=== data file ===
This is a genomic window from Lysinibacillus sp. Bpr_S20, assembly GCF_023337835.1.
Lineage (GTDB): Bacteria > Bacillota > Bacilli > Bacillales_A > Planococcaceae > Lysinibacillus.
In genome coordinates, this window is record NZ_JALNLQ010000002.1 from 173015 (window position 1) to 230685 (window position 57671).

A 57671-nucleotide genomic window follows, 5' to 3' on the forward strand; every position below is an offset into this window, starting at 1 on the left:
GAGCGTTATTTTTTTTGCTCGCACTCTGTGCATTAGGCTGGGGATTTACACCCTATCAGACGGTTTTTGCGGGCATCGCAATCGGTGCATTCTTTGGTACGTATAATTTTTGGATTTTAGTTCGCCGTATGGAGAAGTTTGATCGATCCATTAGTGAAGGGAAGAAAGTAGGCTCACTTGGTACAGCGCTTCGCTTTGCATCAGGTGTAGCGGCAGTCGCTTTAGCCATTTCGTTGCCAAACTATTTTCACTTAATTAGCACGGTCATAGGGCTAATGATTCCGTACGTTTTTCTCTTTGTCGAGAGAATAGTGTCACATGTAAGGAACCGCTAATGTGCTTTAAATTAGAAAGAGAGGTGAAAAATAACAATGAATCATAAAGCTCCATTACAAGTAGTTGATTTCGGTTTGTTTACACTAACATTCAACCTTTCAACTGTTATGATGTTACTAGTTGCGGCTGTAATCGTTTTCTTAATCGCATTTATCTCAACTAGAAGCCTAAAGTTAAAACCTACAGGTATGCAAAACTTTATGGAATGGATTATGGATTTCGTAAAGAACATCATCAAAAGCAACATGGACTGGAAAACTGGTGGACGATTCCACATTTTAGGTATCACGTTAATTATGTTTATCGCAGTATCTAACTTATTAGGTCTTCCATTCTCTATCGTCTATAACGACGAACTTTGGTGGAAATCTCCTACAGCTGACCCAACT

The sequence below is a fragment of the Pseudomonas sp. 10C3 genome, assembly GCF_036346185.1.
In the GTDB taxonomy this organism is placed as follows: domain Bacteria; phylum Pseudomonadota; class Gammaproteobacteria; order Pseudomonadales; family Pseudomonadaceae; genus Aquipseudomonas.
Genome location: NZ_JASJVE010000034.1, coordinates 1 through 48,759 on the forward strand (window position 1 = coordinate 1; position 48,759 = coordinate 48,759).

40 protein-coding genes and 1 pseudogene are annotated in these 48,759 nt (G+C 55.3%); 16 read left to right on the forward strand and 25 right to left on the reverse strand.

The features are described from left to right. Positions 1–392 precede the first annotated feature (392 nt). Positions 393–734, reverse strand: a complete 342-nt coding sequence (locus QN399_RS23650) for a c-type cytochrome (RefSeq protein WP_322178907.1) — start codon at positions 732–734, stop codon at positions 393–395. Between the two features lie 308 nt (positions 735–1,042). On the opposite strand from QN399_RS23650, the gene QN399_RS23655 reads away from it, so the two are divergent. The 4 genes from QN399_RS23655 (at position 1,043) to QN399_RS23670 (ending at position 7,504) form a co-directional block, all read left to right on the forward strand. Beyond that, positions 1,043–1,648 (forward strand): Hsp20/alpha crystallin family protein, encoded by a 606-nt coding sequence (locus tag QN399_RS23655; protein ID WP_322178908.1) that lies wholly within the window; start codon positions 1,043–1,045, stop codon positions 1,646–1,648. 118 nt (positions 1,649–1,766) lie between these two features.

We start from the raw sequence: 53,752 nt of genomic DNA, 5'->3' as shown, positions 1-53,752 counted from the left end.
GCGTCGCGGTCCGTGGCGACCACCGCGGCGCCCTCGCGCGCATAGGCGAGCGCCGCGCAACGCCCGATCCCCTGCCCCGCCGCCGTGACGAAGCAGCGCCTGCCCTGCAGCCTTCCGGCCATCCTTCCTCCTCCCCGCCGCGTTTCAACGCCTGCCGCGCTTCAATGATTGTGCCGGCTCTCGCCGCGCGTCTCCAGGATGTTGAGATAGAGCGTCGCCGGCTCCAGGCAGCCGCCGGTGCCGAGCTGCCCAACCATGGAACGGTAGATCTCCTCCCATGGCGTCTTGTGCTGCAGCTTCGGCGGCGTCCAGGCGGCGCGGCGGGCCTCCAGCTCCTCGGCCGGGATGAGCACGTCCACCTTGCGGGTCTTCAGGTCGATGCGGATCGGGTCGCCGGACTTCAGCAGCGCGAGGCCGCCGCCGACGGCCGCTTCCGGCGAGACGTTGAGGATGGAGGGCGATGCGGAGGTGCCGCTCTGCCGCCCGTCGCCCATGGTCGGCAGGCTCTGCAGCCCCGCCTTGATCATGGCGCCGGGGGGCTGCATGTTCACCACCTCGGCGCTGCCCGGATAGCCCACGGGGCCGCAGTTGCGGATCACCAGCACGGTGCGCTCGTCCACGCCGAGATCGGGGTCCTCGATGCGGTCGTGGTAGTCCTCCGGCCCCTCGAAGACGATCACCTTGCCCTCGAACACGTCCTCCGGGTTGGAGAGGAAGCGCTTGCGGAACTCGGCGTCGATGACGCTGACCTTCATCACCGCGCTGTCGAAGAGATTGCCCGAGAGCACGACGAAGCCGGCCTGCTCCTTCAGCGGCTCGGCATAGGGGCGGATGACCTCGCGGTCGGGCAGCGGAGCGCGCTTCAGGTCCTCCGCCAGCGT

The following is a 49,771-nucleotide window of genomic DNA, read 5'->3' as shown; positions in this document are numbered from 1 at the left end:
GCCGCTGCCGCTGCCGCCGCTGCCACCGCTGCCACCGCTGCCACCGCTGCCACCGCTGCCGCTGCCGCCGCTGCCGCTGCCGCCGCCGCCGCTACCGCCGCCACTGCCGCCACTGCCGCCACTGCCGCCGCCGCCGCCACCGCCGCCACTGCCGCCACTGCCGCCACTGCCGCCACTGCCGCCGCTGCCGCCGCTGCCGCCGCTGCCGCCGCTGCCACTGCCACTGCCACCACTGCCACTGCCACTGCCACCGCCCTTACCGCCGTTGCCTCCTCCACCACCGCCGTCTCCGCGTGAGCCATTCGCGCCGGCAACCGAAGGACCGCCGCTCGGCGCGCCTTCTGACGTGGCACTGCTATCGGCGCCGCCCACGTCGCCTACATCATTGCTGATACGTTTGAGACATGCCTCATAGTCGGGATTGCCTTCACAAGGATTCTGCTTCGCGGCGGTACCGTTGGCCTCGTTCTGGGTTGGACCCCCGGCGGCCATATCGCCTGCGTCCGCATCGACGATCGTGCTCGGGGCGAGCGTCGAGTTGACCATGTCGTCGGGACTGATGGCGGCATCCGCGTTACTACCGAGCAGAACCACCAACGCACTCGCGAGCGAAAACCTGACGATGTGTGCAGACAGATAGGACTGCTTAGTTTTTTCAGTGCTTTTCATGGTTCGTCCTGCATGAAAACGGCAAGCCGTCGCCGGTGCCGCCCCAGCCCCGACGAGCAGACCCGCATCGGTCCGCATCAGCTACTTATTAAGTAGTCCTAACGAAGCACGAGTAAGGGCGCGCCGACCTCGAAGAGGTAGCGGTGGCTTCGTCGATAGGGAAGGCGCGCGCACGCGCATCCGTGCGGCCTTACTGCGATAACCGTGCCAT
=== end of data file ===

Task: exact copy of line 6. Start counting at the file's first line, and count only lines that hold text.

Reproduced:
The sequence below is a fragment of the Pseudomonas sp. 10C3 genome, assembly GCF_036346185.1.